Friday, January 8, 2010

Spinach and Artichoke Bechamel Lasanga

Ok so this is not a weeknight lasagna by any stretch of the imagination, unless you are unemployed. (In which case, every night is a weekend. WOOO! Actually, folks, it's not that fun.) I would call this is more of a Martha Lasagna in that it takes 400 years to make, but has a big payoff--creamy, starchy goodness with some veggies thrown in for "health."

To make it I used this Betty Crocker recipe for inspiration. I just love old recipe books with splashes of sauce on them.

For help with the arrangement and sauce I used this recipe from the Cook's Illustrated website. You need to pay to access most of their recipes, but, honestly, I find that site so infuriating that it's not even worth it unless you can get one through dubious means. Which is, of course, what I did.

My problems with that site are many, but what bothers me most is that: number one: the design is like something out of a children's stencil book with a word document tacked on. Number two: there's no way to search recipes in order of date, and their catalog goes back so far that the first hit for spinach lasagna was one that called for Velveeta. VEL-frickin'-VEETA. Ok, Cook's is a little low-brow on purpose, but I can only assume that they haven't included a recipe with Velveeta in at least 15 years. Have they? :(

Anyway, the lasagna I made was loosely based on these two. I didn't use as much mozzarella as the Cook's recipe called for, mainly because I was tired. However, I'm glad I did skimp on it, because if there were any more dairy in the recipe it would be a recipe for making a cow.

I only used one can of artichokes, and I might consider using more if I made it again, especially because the acidity in them would cut some of the richness of the bechamel and 4 pounds of cheese. And yes, I know, canned artichokes are not fresh and whatever, but I have TRIED to use fresh artichokes in the past and it has never, EVER, been edible--even when I followed a six-part diagram of how to cut them. So there.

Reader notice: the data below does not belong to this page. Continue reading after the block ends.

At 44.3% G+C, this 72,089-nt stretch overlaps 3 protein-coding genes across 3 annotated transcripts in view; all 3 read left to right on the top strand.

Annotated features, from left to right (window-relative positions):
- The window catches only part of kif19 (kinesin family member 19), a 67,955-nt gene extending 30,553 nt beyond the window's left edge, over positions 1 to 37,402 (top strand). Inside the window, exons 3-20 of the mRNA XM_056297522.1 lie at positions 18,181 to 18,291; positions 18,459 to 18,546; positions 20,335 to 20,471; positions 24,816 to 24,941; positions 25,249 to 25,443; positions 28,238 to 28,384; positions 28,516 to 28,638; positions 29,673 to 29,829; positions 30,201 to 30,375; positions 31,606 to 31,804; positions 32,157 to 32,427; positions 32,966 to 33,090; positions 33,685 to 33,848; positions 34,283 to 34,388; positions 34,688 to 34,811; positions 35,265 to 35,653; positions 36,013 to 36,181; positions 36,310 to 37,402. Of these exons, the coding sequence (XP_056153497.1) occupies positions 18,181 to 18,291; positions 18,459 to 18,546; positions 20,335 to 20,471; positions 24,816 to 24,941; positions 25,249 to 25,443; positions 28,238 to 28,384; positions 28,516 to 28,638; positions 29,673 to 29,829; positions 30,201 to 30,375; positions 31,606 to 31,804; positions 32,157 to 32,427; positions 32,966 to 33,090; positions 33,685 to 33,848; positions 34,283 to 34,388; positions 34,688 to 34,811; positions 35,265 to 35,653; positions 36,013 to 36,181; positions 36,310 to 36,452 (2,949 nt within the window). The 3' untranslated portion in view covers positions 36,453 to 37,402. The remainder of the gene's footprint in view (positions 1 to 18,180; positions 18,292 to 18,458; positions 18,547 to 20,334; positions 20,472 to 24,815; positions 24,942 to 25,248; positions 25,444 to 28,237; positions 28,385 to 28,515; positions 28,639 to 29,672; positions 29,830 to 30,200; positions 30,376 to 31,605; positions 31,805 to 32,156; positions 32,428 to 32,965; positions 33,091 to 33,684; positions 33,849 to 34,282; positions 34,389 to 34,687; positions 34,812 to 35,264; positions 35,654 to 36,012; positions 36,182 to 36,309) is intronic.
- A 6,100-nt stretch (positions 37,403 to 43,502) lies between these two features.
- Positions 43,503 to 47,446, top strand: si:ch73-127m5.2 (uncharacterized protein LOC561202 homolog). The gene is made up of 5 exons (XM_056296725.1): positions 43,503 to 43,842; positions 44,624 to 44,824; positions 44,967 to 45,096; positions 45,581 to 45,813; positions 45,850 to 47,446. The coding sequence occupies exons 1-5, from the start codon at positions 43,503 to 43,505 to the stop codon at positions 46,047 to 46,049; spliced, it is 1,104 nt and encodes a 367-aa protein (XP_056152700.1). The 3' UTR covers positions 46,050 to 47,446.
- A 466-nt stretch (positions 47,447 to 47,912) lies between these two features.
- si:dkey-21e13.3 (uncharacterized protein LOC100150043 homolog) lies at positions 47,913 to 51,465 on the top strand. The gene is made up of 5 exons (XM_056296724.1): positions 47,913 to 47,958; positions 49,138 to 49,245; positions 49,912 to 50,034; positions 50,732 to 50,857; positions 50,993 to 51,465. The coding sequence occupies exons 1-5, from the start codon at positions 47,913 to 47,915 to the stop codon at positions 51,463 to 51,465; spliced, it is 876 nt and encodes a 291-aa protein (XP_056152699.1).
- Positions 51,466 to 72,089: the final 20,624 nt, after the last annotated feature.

This baked up all poufy like a souffle, which was, admittedly, mildly scary, but very pretty. Maybe too much egg? Eh. Whatever.

Spinach and Artichoke Bechamel Lasagna


6 cups milk
1 cup butter
1 cup flour
1/8th tsp nutmeg
1 tsp salt
1 tsp pepper


1/4 c.vegetable oil
2 cloves garlic, minced
1 1/2 cup onion
1 1/2 lb. fresh spinach
1 or 2 cans of artichokes, drained and chopped
3/4 cup parsley
1 lb. ricotta cheese
2 eggs
1 1/2 c. grated Parmesan
1 c. grated mozzarella (it helps if you stick it in the freezer for a bit)
1 package lasagna noodles

For the sauce:

Heat milk until hot but not boiling. In another pan, melt butter and gradually whisk is flour. Cook 3 to 4 minutes, stirring constantly. Add milk slowly, whisking all the while. Stir until incorporated and sauce is thickened. Flavor to taste with nutmeg, salt and pepper.


Put a large pan on to boil and preheat oven to 350 degrees. Saute garlic and onions until transparent, add spinach by the bunches with 1/2 c. parsley in the last addition. Allow to wilt and add artichokes. Heat through and set aside.

Mix rest of parsley and ricotta with eggs and half of Parmesan. Blanch lasagna noodles, about 2 minutes. Oil a large pan and layer the ingredients in this order: 1/2 to 2 cups Bechamel, then cover the pan with noodles (I used about 5), 1/2 of spinach and artichoke mixture, and all of mozzarella. Next, 1 1/2 to 2 cups of Bechamel, another layer of noodles, all the ricotta mixture and then the rest of the spinach and artichokes. Last, another 1 1/2 to 2 cups Bechamel, noodles, and then another layer of sauce. Sprinkle with remaining Parmesan.

Bake covered for 45 minutes. Uncover for the remaining 10 minutes. Allow to cool for 10 to 15 minutes before serving.

1 comment:

Monkey Did said...

I think your lasagna looks better than any of the 500 versions I tried when I worked at Cook's. And you write better than they tend to, too.